First 'soda tax' takes effect in Berkeley. Will others follow?

The first 'soda tax' in US took effect on January 1 in Berkeley, increasing the price of a can of soda by 12 cents, and a one-liter bottle by 68 cents. Soda taxes such as this one are meant to curb consumption of sugary drinks.

AP Photo/Marcio Jose Sanchez/File
Dr. Vicki Alexander, of the Berkeley Healthy Child Coalition, celebrates with fellow supporters after the passing of Measure D, imposing a sales tax on soda drinks in Berkeley, Calif. Berkeley voters became the first in the country to approve taxing sodas to curb consumption, after costly campaigns by the soda industry helped defeat similar taxes in more than 30 other cities and states in recent years.

Residents of Berkeley, CA trying to lose weight may find it easier to keep their New Year’s resolution this year. The first “soda tax” in the United States took effect on January 1st, adding one-cent-per-ounce to the cost of specific sugar-added beverages, including sodas, sweetened teas, and energy drinks. The passage of Berkeley’s Measure D, which experts say is meant to help fight obesity and diabetes rates, has reignited a debate between the food industry, health professionals, and activists trying to get Americans to eat healthier.

On November 4th, Berkeley voted 75 percent in favor of the soda tax, which will increase the price of a can of soda by 12 cents, and a one-liter bottle by 68 cents. A similar ballot measure in nearby San Francisco for a two-cent-per-ounce tax failed to pass.

Proponents of soda taxes throughout the country cite consumption of sugary drinks as a key factor in growing rates of obesity, Type 2 diabetes, and cardiovascular disease. Taking a page from the anti-tobacco lobby, these activists have worked to highlight the health issues that big soda is creating, first working to get soft drinks out of the school lunch room, and now campaigning for taxes on these sugary drinks. Soda taxes such as this one are meant to force consumers to make healthier decisions for themselves and their children. The logic behind the tax is supported by recent studies, including one out of Duke University showing that a 20 percent soda tax can lead to a decreased caloric intake of almost five percent.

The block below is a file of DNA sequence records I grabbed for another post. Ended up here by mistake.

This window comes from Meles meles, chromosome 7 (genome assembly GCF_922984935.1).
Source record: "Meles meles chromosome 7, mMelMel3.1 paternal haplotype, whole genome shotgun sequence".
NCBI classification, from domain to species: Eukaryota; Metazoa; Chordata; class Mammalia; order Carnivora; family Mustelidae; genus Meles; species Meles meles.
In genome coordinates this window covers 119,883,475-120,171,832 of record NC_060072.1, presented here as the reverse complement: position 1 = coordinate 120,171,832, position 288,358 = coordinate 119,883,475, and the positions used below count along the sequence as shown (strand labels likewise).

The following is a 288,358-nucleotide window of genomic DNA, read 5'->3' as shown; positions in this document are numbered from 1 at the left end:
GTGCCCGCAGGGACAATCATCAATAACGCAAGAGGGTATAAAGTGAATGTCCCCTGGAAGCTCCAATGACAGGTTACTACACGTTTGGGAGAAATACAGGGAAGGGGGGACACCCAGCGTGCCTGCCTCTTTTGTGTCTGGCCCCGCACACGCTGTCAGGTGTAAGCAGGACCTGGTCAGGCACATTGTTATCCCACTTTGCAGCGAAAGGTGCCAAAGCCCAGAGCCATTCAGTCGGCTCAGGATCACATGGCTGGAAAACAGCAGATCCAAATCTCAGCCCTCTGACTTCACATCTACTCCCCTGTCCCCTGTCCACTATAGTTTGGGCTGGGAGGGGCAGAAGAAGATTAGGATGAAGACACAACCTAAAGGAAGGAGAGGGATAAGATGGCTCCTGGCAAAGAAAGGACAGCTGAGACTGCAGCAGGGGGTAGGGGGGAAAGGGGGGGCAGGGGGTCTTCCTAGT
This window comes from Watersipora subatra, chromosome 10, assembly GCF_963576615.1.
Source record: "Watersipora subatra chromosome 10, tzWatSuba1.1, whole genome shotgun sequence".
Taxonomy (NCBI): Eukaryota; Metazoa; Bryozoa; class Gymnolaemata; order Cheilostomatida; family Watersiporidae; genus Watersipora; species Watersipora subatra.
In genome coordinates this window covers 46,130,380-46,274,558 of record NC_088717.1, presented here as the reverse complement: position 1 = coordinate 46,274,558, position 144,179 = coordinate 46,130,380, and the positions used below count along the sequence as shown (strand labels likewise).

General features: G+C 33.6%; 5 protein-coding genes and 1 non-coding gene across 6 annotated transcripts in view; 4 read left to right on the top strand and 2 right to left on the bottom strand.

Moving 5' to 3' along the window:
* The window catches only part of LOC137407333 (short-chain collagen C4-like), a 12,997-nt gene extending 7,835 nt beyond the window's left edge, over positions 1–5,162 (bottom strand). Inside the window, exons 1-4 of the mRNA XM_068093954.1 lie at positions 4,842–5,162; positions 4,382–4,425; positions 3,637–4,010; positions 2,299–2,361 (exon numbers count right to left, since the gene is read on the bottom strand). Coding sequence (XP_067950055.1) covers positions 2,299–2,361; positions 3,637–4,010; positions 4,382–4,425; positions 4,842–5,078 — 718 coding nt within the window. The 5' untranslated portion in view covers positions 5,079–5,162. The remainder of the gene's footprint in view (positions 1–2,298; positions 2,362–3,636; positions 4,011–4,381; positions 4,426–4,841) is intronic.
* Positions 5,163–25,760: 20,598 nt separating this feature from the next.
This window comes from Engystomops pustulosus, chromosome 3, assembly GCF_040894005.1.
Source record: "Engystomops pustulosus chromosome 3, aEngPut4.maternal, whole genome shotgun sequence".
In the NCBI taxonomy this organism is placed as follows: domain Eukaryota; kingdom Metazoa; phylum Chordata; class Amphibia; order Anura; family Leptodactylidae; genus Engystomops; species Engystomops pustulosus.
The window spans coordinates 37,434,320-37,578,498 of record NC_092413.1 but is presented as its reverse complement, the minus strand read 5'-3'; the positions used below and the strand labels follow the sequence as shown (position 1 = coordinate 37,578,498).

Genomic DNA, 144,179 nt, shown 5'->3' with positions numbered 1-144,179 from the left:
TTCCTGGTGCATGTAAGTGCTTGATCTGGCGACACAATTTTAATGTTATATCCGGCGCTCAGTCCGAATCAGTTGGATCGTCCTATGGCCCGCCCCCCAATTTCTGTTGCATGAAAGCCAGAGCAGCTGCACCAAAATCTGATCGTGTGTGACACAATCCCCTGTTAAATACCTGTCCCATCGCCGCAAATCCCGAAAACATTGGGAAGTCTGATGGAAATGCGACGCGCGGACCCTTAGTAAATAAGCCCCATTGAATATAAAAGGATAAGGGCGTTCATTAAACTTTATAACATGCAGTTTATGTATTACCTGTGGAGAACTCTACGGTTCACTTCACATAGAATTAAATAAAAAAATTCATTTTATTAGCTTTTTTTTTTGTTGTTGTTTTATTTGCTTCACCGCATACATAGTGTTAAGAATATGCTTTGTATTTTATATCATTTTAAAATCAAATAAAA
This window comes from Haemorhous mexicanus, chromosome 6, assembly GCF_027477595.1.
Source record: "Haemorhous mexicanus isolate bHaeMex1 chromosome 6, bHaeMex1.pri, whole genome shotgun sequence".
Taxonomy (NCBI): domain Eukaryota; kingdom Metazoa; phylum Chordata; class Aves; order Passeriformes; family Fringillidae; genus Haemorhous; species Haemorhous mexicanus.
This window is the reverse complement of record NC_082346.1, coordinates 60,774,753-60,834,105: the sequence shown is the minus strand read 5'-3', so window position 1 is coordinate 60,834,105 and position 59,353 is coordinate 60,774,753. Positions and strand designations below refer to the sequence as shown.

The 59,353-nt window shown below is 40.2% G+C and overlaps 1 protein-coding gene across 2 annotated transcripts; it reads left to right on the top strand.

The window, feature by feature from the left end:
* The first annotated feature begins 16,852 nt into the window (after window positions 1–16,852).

Those who oppose the soda tax include the big soda companies, and those who believe that government should not be regulating consumers’ food choices.  It is clear that the big soda companies fear a domino effect, where similar taxes will start to pop up throughout the country. The American Beverage Association, representing companies like Coca-Cola and PepsiCo, reportedly spent US$11 million campaigning against the tax initiatives in San Francisco and Berkeley.

The soda tax experiment is still in its infancy for the U.S., and it remains to be seen how far it will spread and what effects will come of it. Proponents of the tax are hopeful that they can replicate results similar to those in Mexico, which saw a 10 percent decrease in soda consumption during the first three months of 2014 following the implementation of a national soda tax.

You've read  of  free articles. Subscribe to continue.

Dear Reader,

About a year ago, I happened upon this statement about the Monitor in the Harvard Business Review – under the charming heading of “do things that don’t interest you”:

“Many things that end up” being meaningful, writes social scientist Joseph Grenny, “have come from conference workshops, articles, or online videos that began as a chore and ended with an insight. My work in Kenya, for example, was heavily influenced by a Christian Science Monitor article I had forced myself to read 10 years earlier. Sometimes, we call things ‘boring’ simply because they lie outside the box we are currently in.”

If you were to come up with a punchline to a joke about the Monitor, that would probably be it. We’re seen as being global, fair, insightful, and perhaps a bit too earnest. We’re the bran muffin of journalism.

But you know what? We change lives. And I’m going to argue that we change lives precisely because we force open that too-small box that most human beings think they live in.

The Monitor is a peculiar little publication that’s hard for the world to figure out. We’re run by a church, but we’re not only for church members and we’re not about converting people. We’re known as being fair even as the world becomes as polarized as at any time since the newspaper’s founding in 1908.

We have a mission beyond circulation, we want to bridge divides. We’re about kicking down the door of thought everywhere and saying, “You are bigger and more capable than you realize. And we can prove it.”

If you’re looking for bran muffin journalism, you can subscribe to the Monitor for $15. You’ll get the Monitor Weekly magazine, the Monitor Daily email, and unlimited access to